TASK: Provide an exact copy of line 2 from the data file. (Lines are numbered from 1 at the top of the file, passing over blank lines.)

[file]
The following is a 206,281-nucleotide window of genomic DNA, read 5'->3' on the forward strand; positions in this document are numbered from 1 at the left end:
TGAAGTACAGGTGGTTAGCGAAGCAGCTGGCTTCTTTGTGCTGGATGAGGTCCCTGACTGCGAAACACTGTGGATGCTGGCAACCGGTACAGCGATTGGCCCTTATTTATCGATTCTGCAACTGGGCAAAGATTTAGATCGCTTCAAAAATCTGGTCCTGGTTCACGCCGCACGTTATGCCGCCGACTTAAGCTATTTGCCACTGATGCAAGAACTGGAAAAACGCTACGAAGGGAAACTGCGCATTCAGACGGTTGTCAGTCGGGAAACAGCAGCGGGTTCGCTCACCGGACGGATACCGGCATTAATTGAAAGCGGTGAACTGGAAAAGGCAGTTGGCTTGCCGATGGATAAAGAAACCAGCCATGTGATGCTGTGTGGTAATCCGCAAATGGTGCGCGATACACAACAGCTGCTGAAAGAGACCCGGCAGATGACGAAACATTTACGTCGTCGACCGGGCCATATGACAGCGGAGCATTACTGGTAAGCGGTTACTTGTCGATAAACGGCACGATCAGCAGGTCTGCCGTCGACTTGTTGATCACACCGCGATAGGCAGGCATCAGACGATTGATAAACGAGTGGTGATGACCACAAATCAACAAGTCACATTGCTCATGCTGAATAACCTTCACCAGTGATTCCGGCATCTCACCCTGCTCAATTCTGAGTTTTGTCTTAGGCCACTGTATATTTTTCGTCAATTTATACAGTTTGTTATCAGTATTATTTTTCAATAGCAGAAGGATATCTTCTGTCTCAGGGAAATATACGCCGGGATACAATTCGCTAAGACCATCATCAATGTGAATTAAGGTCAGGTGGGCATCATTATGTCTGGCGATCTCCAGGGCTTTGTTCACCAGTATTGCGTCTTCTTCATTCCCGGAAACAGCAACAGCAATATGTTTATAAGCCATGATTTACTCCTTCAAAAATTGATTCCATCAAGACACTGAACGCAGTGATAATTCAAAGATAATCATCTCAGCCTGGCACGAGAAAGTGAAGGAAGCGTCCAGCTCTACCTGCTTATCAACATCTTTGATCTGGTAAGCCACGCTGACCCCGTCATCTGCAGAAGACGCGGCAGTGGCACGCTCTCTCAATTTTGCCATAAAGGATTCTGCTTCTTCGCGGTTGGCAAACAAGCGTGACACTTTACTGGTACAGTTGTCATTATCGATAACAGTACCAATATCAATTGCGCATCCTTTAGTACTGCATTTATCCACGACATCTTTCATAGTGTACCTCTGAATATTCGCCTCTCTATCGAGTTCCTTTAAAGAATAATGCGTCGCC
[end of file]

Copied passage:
TGAAGTACAGGTGGTTAGCGAAGCAGCTGGCTTCTTTGTGCTGGATGAGGTCCCTGACTGCGAAACACTGTGGATGCTGGCAACCGGTACAGCGATTGGCCCTTATTTATCGATTCTGCAACTGGGCAAAGATTTAGATCGCTTCAAAAATCTGGTCCTGGTTCACGCCGCACGTTATGCCGCCGACTTAAGCTATTTGCCACTGATGCAAGAACTGGAAAAACGCTACGAAGGGAAACTGCGCATTCAGACGGTTGTCAGTCGGGAAACAGCAGCGGGTTCGCTCACCGGACGGATACCGGCATTAATTGAAAGCGGTGAACTGGAAAAGGCAGTTGGCTTGCCGATGGATAAAGAAACCAGCCATGTGATGCTGTGTGGTAATCCGCAAATGGTGCGCGATACACAACAGCTGCTGAAAGAGACCCGGCAGATGACGAAACATTTACGTCGTCGACCGGGCCATATGACAGCGGAGCATTACTGGTAAGCGGTTACTTGTCGATAAACGGCACGATCAGCAGGTCTGCCGTCGACTTGTTGATCACACCGCGATAGGCAGGCATCAGACGATTGATAAACGAGTGGTGATGACCACAAATCAACAAGTCACATTGCTCATGCTGAATAACCTTCACCAGTGATTCCGGCATCTCACCCTGCTCAATTCTGAGTTTTGTCTTAGGCCACTGTATATTTTTCGTCAATTTATACAGTTTGTTATCAGTATTATTTTTCAATAGCAGAAGGATATCTTCTGTCTCAGGGAAATATACGCCGGGATACAATTCGCTAAGACCATCATCAATGTGAATTAAGGTCAGGTGGGCATCATTATGTCTGGCGATCTCCAGGGCTTTGTTCACCAGTATTGCGTCTTCTTCATTCCCGGAAACAGCAACAGCAATATGTTTATAAGCCATGATTTACTCCTTCAAAAATTGATTCCATCAAGACACTGAACGCAGTGATAATTCAAAGATAATCATCTCAGCCTGGCACGAGAAAGTGAAGGAAGCGTCCAGCTCTACCTGCTTATCAACATCTTTGATCTGGTAAGCCACGCTGACCCCGTCATCTGCAGAAGACGCGGCAGTGGCACGCTCTCTCAATTTTGCCATAAAGGATTCTGCTTCTTCGCGGTTGGCAAACAAGCGTGACACTTTACTGGTACAGTTGTCATTATCGATAACAGTACCAATATCAATTGCGCATCCTTTAGTACTGCATTTATCCACGACATCTTTCATAGTGTACCTCTGAATATTCGCCTCTCTATCGAGTTCCTTTAAAGAATAATGCGTCGCC